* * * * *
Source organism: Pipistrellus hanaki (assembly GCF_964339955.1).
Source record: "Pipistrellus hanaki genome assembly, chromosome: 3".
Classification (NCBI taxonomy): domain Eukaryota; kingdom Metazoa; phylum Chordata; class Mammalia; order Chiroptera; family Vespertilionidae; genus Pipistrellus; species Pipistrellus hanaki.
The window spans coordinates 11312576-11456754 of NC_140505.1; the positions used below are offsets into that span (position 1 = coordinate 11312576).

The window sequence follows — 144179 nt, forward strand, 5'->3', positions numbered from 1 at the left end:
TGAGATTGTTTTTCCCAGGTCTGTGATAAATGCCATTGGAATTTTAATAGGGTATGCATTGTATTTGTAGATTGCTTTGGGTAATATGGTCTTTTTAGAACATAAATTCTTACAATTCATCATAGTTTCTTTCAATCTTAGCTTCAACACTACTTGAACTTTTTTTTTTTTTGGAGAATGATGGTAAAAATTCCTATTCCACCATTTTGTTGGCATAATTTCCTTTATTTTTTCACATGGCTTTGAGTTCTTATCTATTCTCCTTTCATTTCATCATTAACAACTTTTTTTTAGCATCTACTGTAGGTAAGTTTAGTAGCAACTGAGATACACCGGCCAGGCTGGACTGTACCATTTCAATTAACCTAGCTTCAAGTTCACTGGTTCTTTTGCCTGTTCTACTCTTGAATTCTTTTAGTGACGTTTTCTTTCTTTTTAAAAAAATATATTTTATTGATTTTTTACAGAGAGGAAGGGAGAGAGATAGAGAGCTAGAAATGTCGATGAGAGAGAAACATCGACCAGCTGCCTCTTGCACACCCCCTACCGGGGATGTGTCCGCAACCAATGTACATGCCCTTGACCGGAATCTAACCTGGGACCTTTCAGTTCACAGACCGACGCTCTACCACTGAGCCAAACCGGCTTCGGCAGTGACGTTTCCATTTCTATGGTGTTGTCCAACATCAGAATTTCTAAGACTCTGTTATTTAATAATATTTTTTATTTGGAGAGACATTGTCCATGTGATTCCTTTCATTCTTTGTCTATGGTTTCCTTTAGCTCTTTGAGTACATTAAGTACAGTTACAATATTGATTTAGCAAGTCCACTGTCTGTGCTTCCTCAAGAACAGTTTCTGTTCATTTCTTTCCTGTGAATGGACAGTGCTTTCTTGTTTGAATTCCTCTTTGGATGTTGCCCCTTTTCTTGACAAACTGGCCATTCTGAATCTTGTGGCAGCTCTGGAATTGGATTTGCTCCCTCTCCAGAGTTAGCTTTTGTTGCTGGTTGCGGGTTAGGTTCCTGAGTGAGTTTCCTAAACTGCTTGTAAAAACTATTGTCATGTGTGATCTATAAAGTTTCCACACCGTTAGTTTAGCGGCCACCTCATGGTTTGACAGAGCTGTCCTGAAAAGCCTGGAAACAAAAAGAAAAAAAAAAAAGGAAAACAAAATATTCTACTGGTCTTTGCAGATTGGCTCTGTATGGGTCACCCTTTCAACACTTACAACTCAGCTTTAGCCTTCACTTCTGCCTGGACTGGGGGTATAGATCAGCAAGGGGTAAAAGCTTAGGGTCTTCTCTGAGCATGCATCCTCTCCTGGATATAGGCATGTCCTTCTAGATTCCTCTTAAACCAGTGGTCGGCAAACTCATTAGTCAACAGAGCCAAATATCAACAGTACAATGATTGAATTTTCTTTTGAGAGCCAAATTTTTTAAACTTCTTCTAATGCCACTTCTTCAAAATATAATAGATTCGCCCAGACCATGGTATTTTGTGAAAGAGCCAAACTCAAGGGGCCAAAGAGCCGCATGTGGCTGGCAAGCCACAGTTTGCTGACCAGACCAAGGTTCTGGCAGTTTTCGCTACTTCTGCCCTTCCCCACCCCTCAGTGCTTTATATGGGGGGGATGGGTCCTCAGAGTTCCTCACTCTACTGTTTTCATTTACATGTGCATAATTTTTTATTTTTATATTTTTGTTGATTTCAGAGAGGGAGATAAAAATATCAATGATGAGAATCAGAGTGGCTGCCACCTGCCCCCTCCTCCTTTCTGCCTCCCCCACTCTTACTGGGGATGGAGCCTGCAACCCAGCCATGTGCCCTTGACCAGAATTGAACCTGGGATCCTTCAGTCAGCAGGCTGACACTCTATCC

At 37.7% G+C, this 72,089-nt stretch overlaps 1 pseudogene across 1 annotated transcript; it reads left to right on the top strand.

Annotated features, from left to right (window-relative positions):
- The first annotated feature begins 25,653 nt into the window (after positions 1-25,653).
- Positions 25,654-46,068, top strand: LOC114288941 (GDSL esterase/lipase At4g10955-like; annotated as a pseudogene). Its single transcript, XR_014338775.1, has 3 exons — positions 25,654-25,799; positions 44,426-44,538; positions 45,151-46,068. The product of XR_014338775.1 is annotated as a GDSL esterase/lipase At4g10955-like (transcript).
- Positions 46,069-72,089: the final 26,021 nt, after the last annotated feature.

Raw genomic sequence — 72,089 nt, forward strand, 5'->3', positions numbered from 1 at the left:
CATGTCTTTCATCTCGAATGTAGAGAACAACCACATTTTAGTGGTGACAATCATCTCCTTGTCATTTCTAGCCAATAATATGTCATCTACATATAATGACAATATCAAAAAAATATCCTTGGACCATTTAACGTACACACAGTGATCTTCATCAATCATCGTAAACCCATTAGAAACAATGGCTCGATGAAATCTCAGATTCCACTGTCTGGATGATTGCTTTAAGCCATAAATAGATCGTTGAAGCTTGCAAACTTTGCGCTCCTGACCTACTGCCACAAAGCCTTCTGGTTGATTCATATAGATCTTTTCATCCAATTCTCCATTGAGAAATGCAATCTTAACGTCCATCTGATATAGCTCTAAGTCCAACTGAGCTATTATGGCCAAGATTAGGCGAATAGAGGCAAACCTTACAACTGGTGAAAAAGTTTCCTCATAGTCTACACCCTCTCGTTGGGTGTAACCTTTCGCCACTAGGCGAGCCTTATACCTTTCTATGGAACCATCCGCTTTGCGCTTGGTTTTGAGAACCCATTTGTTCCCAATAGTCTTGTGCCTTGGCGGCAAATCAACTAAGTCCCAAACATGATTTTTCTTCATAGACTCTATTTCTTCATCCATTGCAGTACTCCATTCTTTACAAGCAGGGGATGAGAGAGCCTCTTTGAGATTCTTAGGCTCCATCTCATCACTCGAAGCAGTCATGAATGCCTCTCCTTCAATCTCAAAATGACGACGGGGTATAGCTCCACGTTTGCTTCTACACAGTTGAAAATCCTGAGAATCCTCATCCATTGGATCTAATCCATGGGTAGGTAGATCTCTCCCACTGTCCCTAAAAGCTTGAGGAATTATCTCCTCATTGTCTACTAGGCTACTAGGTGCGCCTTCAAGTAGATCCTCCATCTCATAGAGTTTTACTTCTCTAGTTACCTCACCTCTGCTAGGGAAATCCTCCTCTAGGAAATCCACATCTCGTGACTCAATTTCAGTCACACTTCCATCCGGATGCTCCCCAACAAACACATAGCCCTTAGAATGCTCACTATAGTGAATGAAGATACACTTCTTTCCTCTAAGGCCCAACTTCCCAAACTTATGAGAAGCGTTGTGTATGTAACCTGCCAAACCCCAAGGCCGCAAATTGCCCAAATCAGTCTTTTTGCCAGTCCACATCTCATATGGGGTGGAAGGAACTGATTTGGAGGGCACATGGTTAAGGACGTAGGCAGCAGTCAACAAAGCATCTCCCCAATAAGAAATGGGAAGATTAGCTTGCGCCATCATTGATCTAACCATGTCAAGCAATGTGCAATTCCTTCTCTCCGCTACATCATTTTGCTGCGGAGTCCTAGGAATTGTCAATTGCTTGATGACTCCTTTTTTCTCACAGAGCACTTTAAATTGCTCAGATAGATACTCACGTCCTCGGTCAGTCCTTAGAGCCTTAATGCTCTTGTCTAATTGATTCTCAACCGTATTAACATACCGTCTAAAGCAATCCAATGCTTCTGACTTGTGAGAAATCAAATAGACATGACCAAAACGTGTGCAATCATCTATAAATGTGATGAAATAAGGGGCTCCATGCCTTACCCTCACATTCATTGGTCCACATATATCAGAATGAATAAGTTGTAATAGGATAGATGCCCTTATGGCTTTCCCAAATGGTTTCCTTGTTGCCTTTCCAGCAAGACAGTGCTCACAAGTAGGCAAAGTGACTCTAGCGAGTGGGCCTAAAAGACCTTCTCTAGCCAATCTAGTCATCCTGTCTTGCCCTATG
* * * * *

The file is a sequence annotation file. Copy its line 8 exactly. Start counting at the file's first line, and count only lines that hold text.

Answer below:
Annotated features, from left to right (window-relative positions):